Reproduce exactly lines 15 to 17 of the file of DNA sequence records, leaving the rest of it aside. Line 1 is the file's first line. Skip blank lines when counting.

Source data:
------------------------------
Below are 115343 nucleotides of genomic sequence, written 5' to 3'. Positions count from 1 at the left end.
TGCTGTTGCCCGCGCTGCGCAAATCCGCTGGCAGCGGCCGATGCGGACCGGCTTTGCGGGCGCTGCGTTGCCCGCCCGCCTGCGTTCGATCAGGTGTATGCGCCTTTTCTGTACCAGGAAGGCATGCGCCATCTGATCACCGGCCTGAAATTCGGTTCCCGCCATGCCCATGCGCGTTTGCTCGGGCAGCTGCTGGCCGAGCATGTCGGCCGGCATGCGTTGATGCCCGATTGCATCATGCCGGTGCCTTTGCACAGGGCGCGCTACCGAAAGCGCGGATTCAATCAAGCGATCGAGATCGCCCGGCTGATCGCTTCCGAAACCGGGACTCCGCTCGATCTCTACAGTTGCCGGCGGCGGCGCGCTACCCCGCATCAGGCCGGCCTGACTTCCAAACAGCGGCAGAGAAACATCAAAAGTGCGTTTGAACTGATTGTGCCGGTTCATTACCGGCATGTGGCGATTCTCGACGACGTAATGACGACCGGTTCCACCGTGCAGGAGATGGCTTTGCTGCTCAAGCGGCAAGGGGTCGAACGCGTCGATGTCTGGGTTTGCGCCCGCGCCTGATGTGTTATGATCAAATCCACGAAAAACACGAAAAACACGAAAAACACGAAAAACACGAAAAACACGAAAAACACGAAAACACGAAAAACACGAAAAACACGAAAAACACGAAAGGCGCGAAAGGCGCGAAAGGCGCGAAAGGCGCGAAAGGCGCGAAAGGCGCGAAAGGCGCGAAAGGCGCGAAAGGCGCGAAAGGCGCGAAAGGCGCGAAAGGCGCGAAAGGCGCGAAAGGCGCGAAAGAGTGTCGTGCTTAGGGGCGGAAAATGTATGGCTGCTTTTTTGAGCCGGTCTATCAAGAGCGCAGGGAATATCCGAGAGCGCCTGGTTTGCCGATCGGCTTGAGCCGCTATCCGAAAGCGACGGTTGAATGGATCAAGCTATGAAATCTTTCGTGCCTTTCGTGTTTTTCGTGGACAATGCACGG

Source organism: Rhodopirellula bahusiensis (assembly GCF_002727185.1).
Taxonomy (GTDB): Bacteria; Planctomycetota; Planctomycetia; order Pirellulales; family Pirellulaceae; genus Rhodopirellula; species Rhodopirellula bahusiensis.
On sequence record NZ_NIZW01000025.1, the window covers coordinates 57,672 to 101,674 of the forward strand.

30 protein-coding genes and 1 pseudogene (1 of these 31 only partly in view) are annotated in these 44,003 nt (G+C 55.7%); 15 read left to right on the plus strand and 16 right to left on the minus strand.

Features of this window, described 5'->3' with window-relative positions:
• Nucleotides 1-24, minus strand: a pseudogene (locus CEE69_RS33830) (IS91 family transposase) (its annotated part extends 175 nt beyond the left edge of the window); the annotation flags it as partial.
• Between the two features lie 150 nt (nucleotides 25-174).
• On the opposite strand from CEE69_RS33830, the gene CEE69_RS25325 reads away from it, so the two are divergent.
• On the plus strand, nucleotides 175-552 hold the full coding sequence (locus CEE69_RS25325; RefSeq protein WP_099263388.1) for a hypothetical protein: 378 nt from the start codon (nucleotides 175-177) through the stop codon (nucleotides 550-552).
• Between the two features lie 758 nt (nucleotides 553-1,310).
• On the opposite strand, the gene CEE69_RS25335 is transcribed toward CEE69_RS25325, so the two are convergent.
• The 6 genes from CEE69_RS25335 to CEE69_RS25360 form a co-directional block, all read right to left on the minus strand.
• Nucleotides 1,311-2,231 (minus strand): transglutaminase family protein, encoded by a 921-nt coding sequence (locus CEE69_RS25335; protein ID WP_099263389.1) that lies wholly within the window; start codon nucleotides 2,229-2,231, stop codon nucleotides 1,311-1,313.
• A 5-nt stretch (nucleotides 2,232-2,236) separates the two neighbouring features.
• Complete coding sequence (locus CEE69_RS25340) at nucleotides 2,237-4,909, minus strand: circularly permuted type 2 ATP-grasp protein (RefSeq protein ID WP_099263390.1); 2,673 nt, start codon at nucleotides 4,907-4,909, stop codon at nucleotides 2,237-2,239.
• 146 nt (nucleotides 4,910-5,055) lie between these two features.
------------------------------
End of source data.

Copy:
• Nucleotides 1,311-2,231 (minus strand): transglutaminase family protein, encoded by a 921-nt coding sequence (locus CEE69_RS25335; protein ID WP_099263389.1) that lies wholly within the window; start codon nucleotides 2,229-2,231, stop codon nucleotides 1,311-1,313.
• A 5-nt stretch (nucleotides 2,232-2,236) separates the two neighbouring features.
• Complete coding sequence (locus CEE69_RS25340) at nucleotides 2,237-4,909, minus strand: circularly permuted type 2 ATP-grasp protein (RefSeq protein ID WP_099263390.1); 2,673 nt, start codon at nucleotides 4,907-4,909, stop codon at nucleotides 2,237-2,239.